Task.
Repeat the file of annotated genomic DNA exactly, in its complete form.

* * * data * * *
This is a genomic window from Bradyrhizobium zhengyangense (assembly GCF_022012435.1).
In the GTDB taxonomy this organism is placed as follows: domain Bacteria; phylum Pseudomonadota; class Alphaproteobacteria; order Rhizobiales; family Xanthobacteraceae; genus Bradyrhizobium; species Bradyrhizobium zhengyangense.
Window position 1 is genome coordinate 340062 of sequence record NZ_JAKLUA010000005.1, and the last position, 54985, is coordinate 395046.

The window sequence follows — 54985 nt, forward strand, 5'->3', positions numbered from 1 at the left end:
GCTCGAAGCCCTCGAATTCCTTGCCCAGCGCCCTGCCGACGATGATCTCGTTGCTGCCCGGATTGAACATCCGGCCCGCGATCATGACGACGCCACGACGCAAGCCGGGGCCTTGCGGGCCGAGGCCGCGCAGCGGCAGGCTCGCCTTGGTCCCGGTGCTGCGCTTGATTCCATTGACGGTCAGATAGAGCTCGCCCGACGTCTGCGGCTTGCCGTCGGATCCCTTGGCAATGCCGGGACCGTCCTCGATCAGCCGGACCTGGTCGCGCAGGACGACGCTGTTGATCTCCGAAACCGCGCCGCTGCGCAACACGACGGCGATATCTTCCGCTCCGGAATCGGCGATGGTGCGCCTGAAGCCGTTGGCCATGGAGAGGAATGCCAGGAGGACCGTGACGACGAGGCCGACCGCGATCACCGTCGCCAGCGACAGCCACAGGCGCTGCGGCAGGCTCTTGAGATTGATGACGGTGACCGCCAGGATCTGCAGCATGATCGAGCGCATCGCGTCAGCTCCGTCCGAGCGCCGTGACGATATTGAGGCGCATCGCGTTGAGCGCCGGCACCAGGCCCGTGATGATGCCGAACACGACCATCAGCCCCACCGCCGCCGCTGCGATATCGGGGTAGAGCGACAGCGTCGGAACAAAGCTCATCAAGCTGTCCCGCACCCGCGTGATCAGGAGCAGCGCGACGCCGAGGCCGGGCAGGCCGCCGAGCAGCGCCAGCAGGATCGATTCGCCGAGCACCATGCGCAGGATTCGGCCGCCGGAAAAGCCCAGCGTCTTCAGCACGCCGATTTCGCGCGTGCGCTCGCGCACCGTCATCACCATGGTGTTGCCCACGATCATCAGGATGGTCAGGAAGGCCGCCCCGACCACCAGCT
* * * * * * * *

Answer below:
This is a genomic window from Bradyrhizobium zhengyangense (assembly GCF_022012435.1).
In the GTDB taxonomy this organism is placed as follows: domain Bacteria; phylum Pseudomonadota; class Alphaproteobacteria; order Rhizobiales; family Xanthobacteraceae; genus Bradyrhizobium; species Bradyrhizobium zhengyangense.
Window position 1 is genome coordinate 340062 of sequence record NZ_JAKLUA010000005.1, and the last position, 54985, is coordinate 395046.

The window sequence follows — 54985 nt, forward strand, 5'->3', positions numbered from 1 at the left end:
GCTCGAAGCCCTCGAATTCCTTGCCCAGCGCCCTGCCGACGATGATCTCGTTGCTGCCCGGATTGAACATCCGGCCCGCGATCATGACGACGCCACGACGCAAGCCGGGGCCTTGCGGGCCGAGGCCGCGCAGCGGCAGGCTCGCCTTGGTCCCGGTGCTGCGCTTGATTCCATTGACGGTCAGATAGAGCTCGCCCGACGTCTGCGGCTTGCCGTCGGATCCCTTGGCAATGCCGGGACCGTCCTCGATCAGCCGGACCTGGTCGCGCAGGACGACGCTGTTGATCTCCGAAACCGCGCCGCTGCGCAACACGACGGCGATATCTTCCGCTCCGGAATCGGCGATGGTGCGCCTGAAGCCGTTGGCCATGGAGAGGAATGCCAGGAGGACCGTGACGACGAGGCCGACCGCGATCACCGTCGCCAGCGACAGCCACAGGCGCTGCGGCAGGCTCTTGAGATTGATGACGGTGACCGCCAGGATCTGCAGCATGATCGAGCGCATCGCGTCAGCTCCGTCCGAGCGCCGTGACGATATTGAGGCGCATCGCGTTGAGCGCCGGCACCAGGCCCGTGATGATGCCGAACACGACCATCAGCCCCACCGCCGCCGCTGCGATATCGGGGTAGAGCGACAGCGTCGGAACAAAGCTCATCAAGCTGTCCCGCACCCGCGTGATCAGGAGCAGCGCGACGCCGAGGCCGGGCAGGCCGCCGAGCAGCGCCAGCAGGATCGATTCGCCGAGCACCATGCGCAGGATTCGGCCGCCGGAAAAGCCCAGCGTCTTCAGCACGCCGATTTCGCGCGTGCGCTCGCGCACCGTCATCACCATGGTGTTGCCCACGATCATCAGGATGGTCAGGAAGGCCGCCCCGACCACCAGCT